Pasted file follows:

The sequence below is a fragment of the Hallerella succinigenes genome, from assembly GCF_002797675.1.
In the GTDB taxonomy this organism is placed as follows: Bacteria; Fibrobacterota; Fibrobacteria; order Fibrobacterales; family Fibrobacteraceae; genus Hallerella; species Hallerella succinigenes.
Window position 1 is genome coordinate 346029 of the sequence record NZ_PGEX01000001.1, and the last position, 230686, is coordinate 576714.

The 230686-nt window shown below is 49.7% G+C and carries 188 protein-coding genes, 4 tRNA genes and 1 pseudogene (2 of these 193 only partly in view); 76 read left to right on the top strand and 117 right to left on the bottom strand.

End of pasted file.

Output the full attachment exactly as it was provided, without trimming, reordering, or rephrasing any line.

The sequence below is a fragment of the Hallerella succinigenes genome, from assembly GCF_002797675.1.
In the GTDB taxonomy this organism is placed as follows: Bacteria; Fibrobacterota; Fibrobacteria; order Fibrobacterales; family Fibrobacteraceae; genus Hallerella; species Hallerella succinigenes.
Window position 1 is genome coordinate 346029 of the sequence record NZ_PGEX01000001.1, and the last position, 230686, is coordinate 576714.

The 230686-nt window shown below is 49.7% G+C and carries 188 protein-coding genes, 4 tRNA genes and 1 pseudogene (2 of these 193 only partly in view); 76 read left to right on the top strand and 117 right to left on the bottom strand.